Enteritis is inflammation or swelling of the intestines. One of the most common causes of enteritis is the bacterium Escherichia coli or E. coli. According to the National Library of Medicine (NLM), this bacterium is the most common cause of traveler’s diarrhea, a condition that is marked by loose stools, abdominal cramping, nausea, and bloating. (NLM, 2011)
There are many strains of E. coli, some of which are harmless. In fact, hundreds of strains live in the digestive tract as “good” bacteria. However, certain toxic strains may lead to serious illness. If you are exposed to a toxic strain, you can develop food poisoning and enteritis. This infection is sometimes called traveler’s diarrhea because when you travel you are exposed to new strains of E. coli that you may react negatively to.
Some strains are more dangerous than others. They produce a toxin called Shiga, or verocytotoxin, which causes severe illness and bleeding that can be fatal, especially in children. Shiga-producing toxic E. coli (often called “STEC” for short) may also be referred to as E.coli 0157. According to the Centers for Disease Control and Prevention (CDC), an estimated 265,000 STEC infections occur each year in the U.S. (CDC, 2011)
You can be exposed to disease-causing strains of E. coli by eating or drinking something contaminated with the bacterium. Contamination often occurs due to unsafe food handling. Many infections are due to eating meat that has come in contact with bacteria and waste from animal intestines during processing, or food that has been washed in water polluted with human or animal waste.
Raw or undercooked meats and eggs can also be hazardous. Drinking untreated water from a stream or well can likewise cause exposure. Leaving dairy products or mayonnaise out of the refrigerator too long can promote bacterial growth and lead to food poisoning.
E. coli is rarely spread without food or drink being involved, but it can happen. If someone neglects to wash his or her hands after a bowel movement and then touches objects that other people touch, it can lead to exposure and illness.
You will typically develop symptoms of enteritis 24 to 72 hours after being exposed. The main symptom is severe, sudden diarrhea. The diarrhea is often bloody. Other symptoms include:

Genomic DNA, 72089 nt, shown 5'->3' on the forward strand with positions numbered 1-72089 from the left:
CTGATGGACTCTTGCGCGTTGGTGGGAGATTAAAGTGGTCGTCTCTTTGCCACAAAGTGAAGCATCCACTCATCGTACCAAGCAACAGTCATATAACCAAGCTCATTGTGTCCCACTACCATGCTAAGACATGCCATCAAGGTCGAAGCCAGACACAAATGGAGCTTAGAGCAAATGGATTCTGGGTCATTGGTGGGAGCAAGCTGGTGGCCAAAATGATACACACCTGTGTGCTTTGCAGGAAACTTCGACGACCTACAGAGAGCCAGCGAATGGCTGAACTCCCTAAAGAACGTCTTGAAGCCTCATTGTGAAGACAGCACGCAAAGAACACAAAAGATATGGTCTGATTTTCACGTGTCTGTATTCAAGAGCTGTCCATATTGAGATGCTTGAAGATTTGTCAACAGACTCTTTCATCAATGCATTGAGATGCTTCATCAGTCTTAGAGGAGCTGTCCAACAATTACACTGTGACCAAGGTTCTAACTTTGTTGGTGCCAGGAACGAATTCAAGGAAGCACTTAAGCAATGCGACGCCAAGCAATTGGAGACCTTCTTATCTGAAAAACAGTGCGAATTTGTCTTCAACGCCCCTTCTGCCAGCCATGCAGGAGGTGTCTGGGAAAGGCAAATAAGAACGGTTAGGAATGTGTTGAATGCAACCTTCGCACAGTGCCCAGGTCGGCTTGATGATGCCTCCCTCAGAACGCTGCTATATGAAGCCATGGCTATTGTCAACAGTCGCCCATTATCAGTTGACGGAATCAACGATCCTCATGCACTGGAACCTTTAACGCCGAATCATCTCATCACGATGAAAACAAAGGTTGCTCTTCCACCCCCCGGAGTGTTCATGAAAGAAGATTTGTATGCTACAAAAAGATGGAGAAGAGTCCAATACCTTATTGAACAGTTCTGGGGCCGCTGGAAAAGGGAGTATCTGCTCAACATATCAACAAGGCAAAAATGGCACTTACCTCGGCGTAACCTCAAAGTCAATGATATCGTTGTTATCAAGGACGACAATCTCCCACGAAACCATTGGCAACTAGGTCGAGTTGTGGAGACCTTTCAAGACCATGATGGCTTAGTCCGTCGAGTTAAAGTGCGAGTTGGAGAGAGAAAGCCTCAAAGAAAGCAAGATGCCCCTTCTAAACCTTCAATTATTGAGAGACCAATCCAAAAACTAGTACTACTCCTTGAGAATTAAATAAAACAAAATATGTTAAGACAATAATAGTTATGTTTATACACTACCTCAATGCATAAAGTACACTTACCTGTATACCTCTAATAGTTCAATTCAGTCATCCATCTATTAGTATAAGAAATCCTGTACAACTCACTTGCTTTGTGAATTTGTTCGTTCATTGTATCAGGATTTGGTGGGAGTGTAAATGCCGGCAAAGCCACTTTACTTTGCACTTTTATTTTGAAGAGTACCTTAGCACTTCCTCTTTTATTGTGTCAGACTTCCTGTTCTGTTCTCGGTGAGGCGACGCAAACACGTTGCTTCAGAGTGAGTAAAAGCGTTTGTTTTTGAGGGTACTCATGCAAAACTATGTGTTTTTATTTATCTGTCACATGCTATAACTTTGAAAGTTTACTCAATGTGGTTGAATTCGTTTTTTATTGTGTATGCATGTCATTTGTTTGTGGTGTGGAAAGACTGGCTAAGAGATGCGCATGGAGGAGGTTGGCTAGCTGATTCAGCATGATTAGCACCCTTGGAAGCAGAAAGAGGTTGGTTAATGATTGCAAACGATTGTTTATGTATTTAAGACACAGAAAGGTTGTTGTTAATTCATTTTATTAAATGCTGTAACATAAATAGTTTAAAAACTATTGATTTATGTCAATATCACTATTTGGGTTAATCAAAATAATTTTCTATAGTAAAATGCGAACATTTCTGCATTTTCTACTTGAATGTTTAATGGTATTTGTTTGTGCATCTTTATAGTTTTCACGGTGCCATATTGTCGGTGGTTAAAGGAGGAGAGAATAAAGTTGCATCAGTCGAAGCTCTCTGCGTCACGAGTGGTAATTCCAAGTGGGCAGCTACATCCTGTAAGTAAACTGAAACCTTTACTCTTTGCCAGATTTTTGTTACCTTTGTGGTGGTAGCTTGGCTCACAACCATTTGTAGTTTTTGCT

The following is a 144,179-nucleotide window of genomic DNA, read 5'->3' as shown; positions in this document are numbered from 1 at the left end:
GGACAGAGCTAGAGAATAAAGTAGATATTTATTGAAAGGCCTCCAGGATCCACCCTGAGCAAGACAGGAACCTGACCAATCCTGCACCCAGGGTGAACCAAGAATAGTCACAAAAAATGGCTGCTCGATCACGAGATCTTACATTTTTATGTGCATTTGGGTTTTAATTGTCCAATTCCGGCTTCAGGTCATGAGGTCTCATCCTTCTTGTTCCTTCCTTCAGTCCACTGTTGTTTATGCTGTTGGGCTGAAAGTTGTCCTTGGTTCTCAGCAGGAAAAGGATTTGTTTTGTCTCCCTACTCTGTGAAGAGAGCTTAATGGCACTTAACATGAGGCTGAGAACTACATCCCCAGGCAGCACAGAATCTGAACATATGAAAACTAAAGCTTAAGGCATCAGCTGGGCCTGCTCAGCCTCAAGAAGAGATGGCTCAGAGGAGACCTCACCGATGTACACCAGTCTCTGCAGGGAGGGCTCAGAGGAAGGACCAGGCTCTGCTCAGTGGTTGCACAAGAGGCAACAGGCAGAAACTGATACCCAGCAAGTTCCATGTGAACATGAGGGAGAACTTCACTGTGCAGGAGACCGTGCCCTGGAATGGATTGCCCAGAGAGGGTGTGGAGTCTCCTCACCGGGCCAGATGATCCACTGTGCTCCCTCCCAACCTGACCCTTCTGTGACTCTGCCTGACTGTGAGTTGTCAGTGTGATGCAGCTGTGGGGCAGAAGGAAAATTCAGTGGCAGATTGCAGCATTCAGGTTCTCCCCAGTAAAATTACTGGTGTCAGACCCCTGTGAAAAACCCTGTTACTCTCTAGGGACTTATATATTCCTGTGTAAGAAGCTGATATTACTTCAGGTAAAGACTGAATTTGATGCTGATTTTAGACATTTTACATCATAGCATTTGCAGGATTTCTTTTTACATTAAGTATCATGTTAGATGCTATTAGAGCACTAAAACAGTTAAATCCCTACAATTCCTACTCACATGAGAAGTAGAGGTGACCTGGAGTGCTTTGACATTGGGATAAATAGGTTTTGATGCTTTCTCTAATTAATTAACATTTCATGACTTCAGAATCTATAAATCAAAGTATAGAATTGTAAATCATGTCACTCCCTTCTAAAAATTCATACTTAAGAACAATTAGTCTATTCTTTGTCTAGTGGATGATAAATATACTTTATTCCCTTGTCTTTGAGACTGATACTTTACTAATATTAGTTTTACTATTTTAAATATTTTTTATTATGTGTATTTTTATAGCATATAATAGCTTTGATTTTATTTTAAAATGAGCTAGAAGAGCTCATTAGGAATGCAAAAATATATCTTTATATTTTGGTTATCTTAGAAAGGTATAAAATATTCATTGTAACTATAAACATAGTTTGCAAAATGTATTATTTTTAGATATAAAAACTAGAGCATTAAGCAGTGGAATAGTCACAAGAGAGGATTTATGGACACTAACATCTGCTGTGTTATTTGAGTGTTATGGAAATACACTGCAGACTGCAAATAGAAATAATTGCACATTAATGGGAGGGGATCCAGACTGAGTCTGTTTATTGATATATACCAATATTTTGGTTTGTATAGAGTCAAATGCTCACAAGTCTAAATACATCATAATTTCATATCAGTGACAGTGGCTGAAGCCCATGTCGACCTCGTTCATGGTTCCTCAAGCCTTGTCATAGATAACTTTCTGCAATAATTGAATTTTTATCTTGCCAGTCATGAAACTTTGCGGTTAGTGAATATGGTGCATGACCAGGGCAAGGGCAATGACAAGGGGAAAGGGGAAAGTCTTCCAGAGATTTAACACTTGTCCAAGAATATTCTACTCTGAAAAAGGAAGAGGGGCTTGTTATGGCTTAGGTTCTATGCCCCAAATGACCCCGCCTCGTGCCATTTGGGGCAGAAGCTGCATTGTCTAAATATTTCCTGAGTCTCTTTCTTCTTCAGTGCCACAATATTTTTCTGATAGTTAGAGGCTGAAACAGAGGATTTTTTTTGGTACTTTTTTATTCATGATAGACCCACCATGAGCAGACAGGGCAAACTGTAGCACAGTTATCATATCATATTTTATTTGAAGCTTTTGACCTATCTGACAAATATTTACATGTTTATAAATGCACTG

Certain strains of E. coli release a toxin that can trigger the destruction of red blood cells in children. This is called hemolytic uremic syndrome. It is a very severe infection, but it is rare. Symptoms include pale skin, easy bruising, bloody urine, and a reduced amount of urine due to kidney damage.
If you have a high fever (over 101 F in adults and over 100.4 F in a child), have blood in your stool, feel dehydrated, can’t keep fluids down, have had diarrhea for more than five days (two for children), or have pain that does not go away after a bowel movement, contact a doctor immediately.
Your doctor will perform a physical examination and ask questions about your symptoms. To confirm a diagnosis, your doctor will order a stool culture to test for the presence of disease-causing E. coli.
The main complication of enteritis is dehydration due to diarrhea. Drinking fluids is important. If you cannot keep liquids down due to intense vomiting or diarrhea, you may need to go to the hospital for intravenous fluid therapy.
Antidiarrheal medications are sold over the counter at drugstores, but if you have bloody diarrhea or a fever, you should talk to your healthcare provider before using these.
Though antibiotics are often prescribed to treat bacterial infections, according to the National Institute of Allergy and Infectious Diseases (NIAID), there is no evidence that antibiotics are effective in treating E. coli. In fact, antibiotics can increase the risk of hemolytic uremia in the case of certain bacterial strains. (NIAID, 2011)
Most people recover without medication within two days. Fluids and plenty of rest are the most important treatment.
If you take diuretics (water pills)regularly, you may need to stop taking them while you have enteritis. Talk with your doctor.
The outlook often depends on the severity of the infection and timely treatment. Most cases of enteritis clear up within a few days. Some rare, toxic strains of E. coli are very serious and require hospitalization.
The CDC offers the following guideline to help prevent STEC infections (CDC, 2011):
- Wash your hands frequently, especially after using the bathroom or changing soiled diapers, and before preparing or eating food.
- Cook all meats thoroughly; use a meat thermometer to determine when food has reached a safe temperature.
- Wash any cooking utensils, knives, and cutting boards that frequently come into contact with raw food.
- Fruits and vegetables must be washed well, especially if eaten raw.
- Avoid raw fish and oysters, as well as raw juices and unpasteurized dairy products.
- Avoid drinking water while playing or swimming in lakes, streams, ponds, and swimming pools.